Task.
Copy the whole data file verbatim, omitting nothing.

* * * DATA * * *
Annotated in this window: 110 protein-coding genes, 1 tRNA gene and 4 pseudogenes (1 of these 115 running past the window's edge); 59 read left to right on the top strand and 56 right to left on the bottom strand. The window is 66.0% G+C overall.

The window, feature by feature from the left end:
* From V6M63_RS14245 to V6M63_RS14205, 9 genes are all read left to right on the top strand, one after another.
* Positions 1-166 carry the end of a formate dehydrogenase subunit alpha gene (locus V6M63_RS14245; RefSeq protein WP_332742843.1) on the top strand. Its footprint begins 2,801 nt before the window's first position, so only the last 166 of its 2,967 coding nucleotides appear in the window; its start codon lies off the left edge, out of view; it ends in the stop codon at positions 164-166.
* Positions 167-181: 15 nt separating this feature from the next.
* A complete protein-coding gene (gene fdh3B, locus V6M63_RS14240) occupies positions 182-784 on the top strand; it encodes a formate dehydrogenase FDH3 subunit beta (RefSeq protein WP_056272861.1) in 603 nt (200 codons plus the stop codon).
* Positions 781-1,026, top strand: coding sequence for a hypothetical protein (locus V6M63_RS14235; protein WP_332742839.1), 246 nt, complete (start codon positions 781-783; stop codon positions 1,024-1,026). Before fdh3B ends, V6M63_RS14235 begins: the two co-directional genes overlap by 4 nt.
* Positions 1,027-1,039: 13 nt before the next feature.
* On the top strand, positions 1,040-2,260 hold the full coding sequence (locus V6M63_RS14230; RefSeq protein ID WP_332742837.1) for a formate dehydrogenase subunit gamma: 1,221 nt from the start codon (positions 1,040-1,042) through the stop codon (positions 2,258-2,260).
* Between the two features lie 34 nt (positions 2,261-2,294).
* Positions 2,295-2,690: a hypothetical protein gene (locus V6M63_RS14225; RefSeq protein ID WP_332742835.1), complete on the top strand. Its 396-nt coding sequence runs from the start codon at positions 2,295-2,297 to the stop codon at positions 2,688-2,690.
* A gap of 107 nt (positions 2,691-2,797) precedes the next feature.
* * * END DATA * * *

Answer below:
Annotated in this window: 110 protein-coding genes, 1 tRNA gene and 4 pseudogenes (1 of these 115 running past the window's edge); 59 read left to right on the top strand and 56 right to left on the bottom strand. The window is 66.0% G+C overall.

The window, feature by feature from the left end:
* From V6M63_RS14245 to V6M63_RS14205, 9 genes are all read left to right on the top strand, one after another.
* Positions 1-166 carry the end of a formate dehydrogenase subunit alpha gene (locus V6M63_RS14245; RefSeq protein WP_332742843.1) on the top strand. Its footprint begins 2,801 nt before the window's first position, so only the last 166 of its 2,967 coding nucleotides appear in the window; its start codon lies off the left edge, out of view; it ends in the stop codon at positions 164-166.
* Positions 167-181: 15 nt separating this feature from the next.
* A complete protein-coding gene (gene fdh3B, locus V6M63_RS14240) occupies positions 182-784 on the top strand; it encodes a formate dehydrogenase FDH3 subunit beta (RefSeq protein WP_056272861.1) in 603 nt (200 codons plus the stop codon).
* Positions 781-1,026, top strand: coding sequence for a hypothetical protein (locus V6M63_RS14235; protein WP_332742839.1), 246 nt, complete (start codon positions 781-783; stop codon positions 1,024-1,026). Before fdh3B ends, V6M63_RS14235 begins: the two co-directional genes overlap by 4 nt.
* Positions 1,027-1,039: 13 nt before the next feature.
* On the top strand, positions 1,040-2,260 hold the full coding sequence (locus V6M63_RS14230; RefSeq protein ID WP_332742837.1) for a formate dehydrogenase subunit gamma: 1,221 nt from the start codon (positions 1,040-1,042) through the stop codon (positions 2,258-2,260).
* Between the two features lie 34 nt (positions 2,261-2,294).
* Positions 2,295-2,690: a hypothetical protein gene (locus V6M63_RS14225; RefSeq protein ID WP_332742835.1), complete on the top strand. Its 396-nt coding sequence runs from the start codon at positions 2,295-2,297 to the stop codon at positions 2,688-2,690.
* A gap of 107 nt (positions 2,691-2,797) precedes the next feature.